the last bittersweet hours of Microsoft’s metaverse
” Closing “is not the term that immediately comes to the lips of our interlocutors when we talk about the definitive shutdown of AltspaceVR, a virtual reality social platform acquired by Microsoft in 2017. Most of its users prefer to use images like the ” last breath “THE “ultimate glitch”, “the big cut” Or ” goodbyes “. For the faithful, it’s not just a plug that we unplug: it’s a world will die on March 10 from 7 p.m.
Word “twilight” is also used by the company Altspace VR itself, since the press release of January 20 in which it announced to close its service to strengthen the teams of Microsoft Mesh, a virtual reality application intended for companies.
The abandonment is not insignificant, less than a year and a half after the rush towards online immersive realities initiated by Mark Zuckerberg when he renamed Facebook’s parent company “Meta”. What does a dying metaverse look like? To find out, we put on our standalone virtual reality headset, the Meta Quest 2, to immerse ourselves in the very last days of AltspaceVR.
It is noon on March 8, and the apocalypse seems to have already passed. In front of the platform’s home page, most ongoing events do not display any participants. We wander for a few hours in depopulated spaces: an exhibition showing cats drawn by artificial intelligence, a speed dating space or a gigantic chapel in which the video of an evangelist sermon is broadcast. We are overwhelmed by a feeling of loneliness.
This is actually a false start: AltSpaceVR lives on US time and wakes up later. Admittedly, users have trickled out since the announcement of the closure, confides a Saudi met around a campfire. He assures us that as the end approaches, many are coming back for a final goodbye as the various communities maintain ties through Discord or social media. Does he plan to migrate elsewhere? At the moment, he doesn’t like other metaverses too much, especially VRChat, where there is “too many kids, too much noise everywhere and mess”. The Jeddah resident is confident that a new space similar to AltspaceVR will soon emerge.
Calm and moderation
Even at the height of its activity, the tranquility of AltspaceVR is appreciated. “It’s warm and cozy here”, slips the British Nic. Unlike other very libertarian online spaces, this one offers pleasant moderation tools. When we arrive in a new space, the microphones are automatically cut off and the organizers of an event can choose who can speak there or not. Cordiality is essential. We greet each other before talking (in English), we are polite and the discussions last.
The users encountered are already of a certain age and exchange views on cultural or social subjects: we are closer to the public of Arte than to that of TikTok. The majority of avatars also look like normal humans, with clothes and haircuts that aren’t too fancy. With our character with green skin and fluorescent clothes, we look like a tourist.
Spleen and end of the world celebrations
The next day, the day before closing, it’s time to say goodbye. We witness reunions between old friends, veteran-style exchanges or poignant farewell speeches. ” You must not cry “, repeats a woman with an American accent at the end of a meditation session. For many, AltspaceVR has been an important refuge and socializing space during the pandemic.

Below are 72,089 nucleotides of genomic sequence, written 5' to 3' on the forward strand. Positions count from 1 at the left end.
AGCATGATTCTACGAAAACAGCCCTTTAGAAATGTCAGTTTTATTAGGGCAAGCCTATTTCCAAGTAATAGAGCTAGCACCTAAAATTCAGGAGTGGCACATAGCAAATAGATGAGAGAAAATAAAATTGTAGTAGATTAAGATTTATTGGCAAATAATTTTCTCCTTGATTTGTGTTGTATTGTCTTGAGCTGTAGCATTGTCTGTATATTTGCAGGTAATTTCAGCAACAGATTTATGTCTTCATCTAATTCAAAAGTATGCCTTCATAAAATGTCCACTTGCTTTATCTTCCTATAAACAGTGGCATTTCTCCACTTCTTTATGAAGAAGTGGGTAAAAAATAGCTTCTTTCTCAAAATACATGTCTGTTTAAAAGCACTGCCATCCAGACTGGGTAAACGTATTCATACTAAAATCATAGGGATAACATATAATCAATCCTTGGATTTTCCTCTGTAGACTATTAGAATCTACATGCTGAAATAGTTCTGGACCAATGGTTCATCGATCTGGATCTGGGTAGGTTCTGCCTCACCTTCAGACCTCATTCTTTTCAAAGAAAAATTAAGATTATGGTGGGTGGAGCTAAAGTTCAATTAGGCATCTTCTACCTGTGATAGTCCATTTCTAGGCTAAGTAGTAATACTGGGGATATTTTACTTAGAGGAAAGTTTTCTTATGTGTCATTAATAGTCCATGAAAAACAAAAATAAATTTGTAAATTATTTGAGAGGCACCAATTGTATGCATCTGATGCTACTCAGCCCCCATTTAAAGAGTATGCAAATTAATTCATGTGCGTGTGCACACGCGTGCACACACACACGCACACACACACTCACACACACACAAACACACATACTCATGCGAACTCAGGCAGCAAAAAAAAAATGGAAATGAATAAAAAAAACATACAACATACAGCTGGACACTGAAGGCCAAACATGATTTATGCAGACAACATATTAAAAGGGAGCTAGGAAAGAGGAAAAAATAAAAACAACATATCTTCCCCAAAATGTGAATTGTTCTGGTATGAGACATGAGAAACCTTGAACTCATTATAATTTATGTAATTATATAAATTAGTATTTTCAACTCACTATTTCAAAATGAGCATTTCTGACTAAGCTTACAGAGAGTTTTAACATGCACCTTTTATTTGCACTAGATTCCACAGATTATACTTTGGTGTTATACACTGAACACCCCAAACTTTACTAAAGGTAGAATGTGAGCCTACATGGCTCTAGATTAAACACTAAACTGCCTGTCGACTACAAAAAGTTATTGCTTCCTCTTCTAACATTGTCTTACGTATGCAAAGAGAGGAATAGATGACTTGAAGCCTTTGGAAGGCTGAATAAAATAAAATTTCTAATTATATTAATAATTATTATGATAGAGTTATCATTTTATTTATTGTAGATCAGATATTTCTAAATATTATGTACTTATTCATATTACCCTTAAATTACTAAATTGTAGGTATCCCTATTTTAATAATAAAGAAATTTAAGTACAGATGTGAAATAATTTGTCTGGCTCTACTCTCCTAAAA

In a place dedicated to language learning, Sarah relativizes the ambient sadness. This cheerful resident of Yvelines is the only French woman we have come across. She says she discovered virtual reality two years ago, thanks to a friend living abroad. That’s where they met to chat, because it’s more interactive than a phone call.
“There is really something special here when we meet people, even if that will never replace human contact”exclaims the one who admits to having little interest in new technologies.
A few hours later, we join a karaoke gathering of about fifty people. Above the stage, pink balloons draw the words “thank you” (“thank you”) and farewell songs follow. A man sings My Way Sinatra version and the thirty or so people in the audience wave their arms in rhythm. Their melancholy is contagious.
“Like the beginnings of the Internet”
Elsewhere, others dance in futuristic raves, retro and themed discos. As the evening progresses, we fail in a striking party called “Bratwurst Sunset Party”. About forty people chat in a twilight universe dedicated to sausages and beer. The atmosphere is good-natured and everyone is still surprised that a “new” person comes to set foot here.
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“It’s a bit like the beginnings of the Internet. People here help each other selflessly because we are a very small community of pioneers”, explains Johnny Android. The Californian is the host of Simulation Nation, a “worldcast”, as he calls his virtual reality podcast. For the moment what he expects the most is to experience the end of the platform live: “It’s going to be sublime, a dive into the unknown”enthuses this science fiction enthusiast.
What will become of all spaces created by players? “Microsoft will not retain any records”, let us know the company. Users are encouraged to upload all of their data by March 10. No doubt their memories will live on.
Everything stops but everything continues, assures Johnny Android: “This is only the end of a chapter. » Working in Hollywood, he is convinced that virtual reality will supplant cinema in a few decades. A handful of hours from the apocalypse, we are forced to note that the bittersweet experience of the last days of AltspaceVR is as moving as the end of many films.